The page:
Retailers renovate sites… Newspapers lose to online… Rented baby clothes… Ethnicity of success… OS call centre negativity
Friday, August 17, 2007/
- Retailers renovate sites
- Newspapers lose to online
- Rented baby clothes
- Ethnicity of success
- OS call centre negativity
- Quote of the day
Website design is a top priority for web retailers, with 60.3% having redesigned their e-commerce sites in the past year, according to an internet retailer’s survey of more than 100 US retailers reported by Marketing Charts.
Aussie e-tailers have taken a different tack. Earlier this week SmartCompany.com.au reported that some of the most popular e-tailers in Australia have gone for practicality and cost-effectiveness over innovation and cutting-edge web experiences. Imagine what they could achieve if they smartened up on the tech side?
Interestingly, of those in the US study who planned to update their websites over the next 12 months, 50.8% of respondents say they will rely on using internal staff to complete the next site redesign, suggesting many retailers have seen it has been worthwhile to develop an in-house capability.
The top objective for those updating their sites are better product and page structure (68.9% of all companies) followed by smoother navigation, faster and more intuitive site search, and more product reviews and ratings.
Many capital city newspapers lost readers during 2006-07, according to figures from Roy Morgan Research, including heavy declines by some Saturday and Sunday newspapers. Meanwhile visitors to the Fairfax and News websites soared during the 12 months to June 30. Most sites reported 40% growth or higher, according to Neilsen//NetRatings.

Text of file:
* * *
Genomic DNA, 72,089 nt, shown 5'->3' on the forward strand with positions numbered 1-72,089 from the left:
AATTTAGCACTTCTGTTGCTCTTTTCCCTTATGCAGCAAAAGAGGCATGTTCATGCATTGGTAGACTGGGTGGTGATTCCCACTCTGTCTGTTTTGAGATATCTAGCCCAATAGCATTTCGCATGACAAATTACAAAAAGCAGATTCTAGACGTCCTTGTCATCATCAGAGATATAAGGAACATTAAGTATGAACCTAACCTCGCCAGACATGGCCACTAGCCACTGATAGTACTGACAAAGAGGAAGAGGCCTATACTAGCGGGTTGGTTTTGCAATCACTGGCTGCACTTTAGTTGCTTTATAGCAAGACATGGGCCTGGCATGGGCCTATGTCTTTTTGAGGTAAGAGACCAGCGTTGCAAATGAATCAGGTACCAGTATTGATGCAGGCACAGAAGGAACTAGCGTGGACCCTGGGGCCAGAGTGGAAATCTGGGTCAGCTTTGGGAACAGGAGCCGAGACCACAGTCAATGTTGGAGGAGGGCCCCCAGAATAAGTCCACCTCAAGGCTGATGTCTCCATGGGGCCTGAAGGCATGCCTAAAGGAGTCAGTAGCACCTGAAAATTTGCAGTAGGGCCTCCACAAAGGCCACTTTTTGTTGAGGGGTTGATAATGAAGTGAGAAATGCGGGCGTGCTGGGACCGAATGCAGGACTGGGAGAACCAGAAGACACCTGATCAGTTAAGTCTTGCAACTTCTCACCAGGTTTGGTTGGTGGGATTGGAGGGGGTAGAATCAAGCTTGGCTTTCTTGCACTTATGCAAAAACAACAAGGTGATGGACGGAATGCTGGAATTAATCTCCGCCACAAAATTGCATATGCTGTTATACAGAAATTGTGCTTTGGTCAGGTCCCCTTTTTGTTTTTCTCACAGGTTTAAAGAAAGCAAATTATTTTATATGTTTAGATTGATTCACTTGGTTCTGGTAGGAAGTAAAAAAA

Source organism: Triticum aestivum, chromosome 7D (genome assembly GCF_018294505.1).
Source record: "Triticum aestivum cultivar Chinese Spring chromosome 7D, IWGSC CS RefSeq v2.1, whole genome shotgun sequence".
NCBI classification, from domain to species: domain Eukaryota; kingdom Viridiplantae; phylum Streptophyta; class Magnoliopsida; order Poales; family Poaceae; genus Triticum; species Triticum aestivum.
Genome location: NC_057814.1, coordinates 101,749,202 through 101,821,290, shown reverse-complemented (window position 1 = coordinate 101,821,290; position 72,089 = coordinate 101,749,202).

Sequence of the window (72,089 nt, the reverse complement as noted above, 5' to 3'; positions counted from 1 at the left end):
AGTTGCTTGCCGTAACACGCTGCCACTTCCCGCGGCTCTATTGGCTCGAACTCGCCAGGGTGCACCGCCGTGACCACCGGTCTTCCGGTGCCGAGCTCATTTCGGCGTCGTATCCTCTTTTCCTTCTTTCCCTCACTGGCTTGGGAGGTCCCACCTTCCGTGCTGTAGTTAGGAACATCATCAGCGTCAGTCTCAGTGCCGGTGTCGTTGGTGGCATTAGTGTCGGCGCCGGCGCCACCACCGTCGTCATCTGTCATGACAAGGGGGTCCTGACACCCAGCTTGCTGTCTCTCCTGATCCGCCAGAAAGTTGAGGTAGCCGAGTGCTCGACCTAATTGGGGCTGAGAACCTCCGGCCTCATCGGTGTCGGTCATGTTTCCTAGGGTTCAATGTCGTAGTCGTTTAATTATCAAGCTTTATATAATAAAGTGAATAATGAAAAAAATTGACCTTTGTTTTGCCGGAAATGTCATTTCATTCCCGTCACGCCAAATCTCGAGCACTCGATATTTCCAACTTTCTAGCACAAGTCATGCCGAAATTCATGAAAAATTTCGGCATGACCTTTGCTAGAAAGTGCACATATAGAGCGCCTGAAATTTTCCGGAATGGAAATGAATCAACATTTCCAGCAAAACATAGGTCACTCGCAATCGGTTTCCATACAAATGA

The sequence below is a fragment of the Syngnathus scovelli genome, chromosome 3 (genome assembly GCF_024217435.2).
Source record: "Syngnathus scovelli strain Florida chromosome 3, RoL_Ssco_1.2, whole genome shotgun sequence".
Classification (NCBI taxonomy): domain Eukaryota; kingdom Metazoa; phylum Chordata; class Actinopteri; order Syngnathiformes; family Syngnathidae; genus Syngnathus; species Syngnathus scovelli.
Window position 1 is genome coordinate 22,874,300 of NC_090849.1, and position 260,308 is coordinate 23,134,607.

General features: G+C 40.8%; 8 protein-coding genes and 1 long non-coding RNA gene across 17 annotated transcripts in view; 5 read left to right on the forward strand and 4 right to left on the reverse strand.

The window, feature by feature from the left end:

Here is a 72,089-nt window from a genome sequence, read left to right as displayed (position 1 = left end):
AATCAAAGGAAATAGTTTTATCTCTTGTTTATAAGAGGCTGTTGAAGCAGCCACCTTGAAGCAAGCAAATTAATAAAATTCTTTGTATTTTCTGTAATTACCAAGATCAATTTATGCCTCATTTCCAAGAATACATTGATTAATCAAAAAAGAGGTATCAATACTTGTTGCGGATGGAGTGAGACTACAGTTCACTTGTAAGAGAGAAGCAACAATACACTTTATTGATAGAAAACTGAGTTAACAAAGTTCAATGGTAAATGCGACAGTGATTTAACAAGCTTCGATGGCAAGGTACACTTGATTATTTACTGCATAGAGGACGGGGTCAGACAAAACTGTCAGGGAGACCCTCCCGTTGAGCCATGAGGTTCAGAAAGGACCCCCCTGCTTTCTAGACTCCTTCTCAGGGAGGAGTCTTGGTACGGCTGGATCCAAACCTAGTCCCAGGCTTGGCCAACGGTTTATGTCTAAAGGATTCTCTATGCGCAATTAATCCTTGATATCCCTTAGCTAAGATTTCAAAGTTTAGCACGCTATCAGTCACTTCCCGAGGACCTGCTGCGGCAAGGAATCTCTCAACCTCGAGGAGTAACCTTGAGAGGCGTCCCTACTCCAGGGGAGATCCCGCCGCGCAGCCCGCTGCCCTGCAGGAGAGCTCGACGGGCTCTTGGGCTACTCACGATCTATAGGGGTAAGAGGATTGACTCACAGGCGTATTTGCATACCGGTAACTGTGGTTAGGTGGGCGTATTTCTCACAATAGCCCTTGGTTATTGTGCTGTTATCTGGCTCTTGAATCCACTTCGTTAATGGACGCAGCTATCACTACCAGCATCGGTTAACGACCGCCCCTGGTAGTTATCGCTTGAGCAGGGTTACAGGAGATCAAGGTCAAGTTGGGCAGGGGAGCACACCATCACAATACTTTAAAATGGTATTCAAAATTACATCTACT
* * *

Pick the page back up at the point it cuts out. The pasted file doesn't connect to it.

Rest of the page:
Paper losers: The Advertiser, The Daily Telegraph, The Australian Financial Review, The West Australian.
Bucking the trend: The Age and The Australian.
Clothing babies and young children can be an expensive process – the little tackers keep growing out of them before they’re worn out.
Springwise reports that those clever Germans have come up with a solution: a rental service for baby clothes. For a fixed fee per month, parents can choose from different sets of jumpsuits, pyjamas and outerwear. The clothes are delivered by post – it doesn’t cost much because they weigh next to nothing – and once babies grow out of a size, the set can be exchanged for the next size up, free of charge.
It’s not necessarily going to save you money, with pricing ranging up to €26 per month, but it will save you having to spending half your time in the baby clothes shop. And it’s 100% organic cotton, which is nice.
Most ethnic small businesses are well established and growing strongly, with owners of Asian heritage particularly upbeat, research by the office of the Small Business Commissioner in the Victorian Department of Innovation, Industry and Regional Development, shows.
Operating an average 14.2 years, half have expanded in the past five years, with 58% planning to grow or export.
The survey of 500 ethnic small businesses – businesses with fewer than 20 employees – was conducted in Melbourne and regional Victoria.
Other findings include:
- The most optimistic owners are of Asian heritage, while British owners are more pessimistic.
- Four in five have no networks or connections in their native country that influence their business.
A poll by car insurance specialist Budget Direct has proved what most of us already felt anyway: Australians do not like receiving calls from overseas call centres, according to iTWire.
According to the survey of more than 4000 people, 84% of Australians want their car insurer’s contact centres to be located exclusively within Australia, with agents that can demonstrate a level of local knowledge when handling inquiries.
Not surprisingly, Budget Direct’s call centres are all located within Australia.
“What my mother believed about cooking is that if you worked hard and prospered, someone else would do it for you.”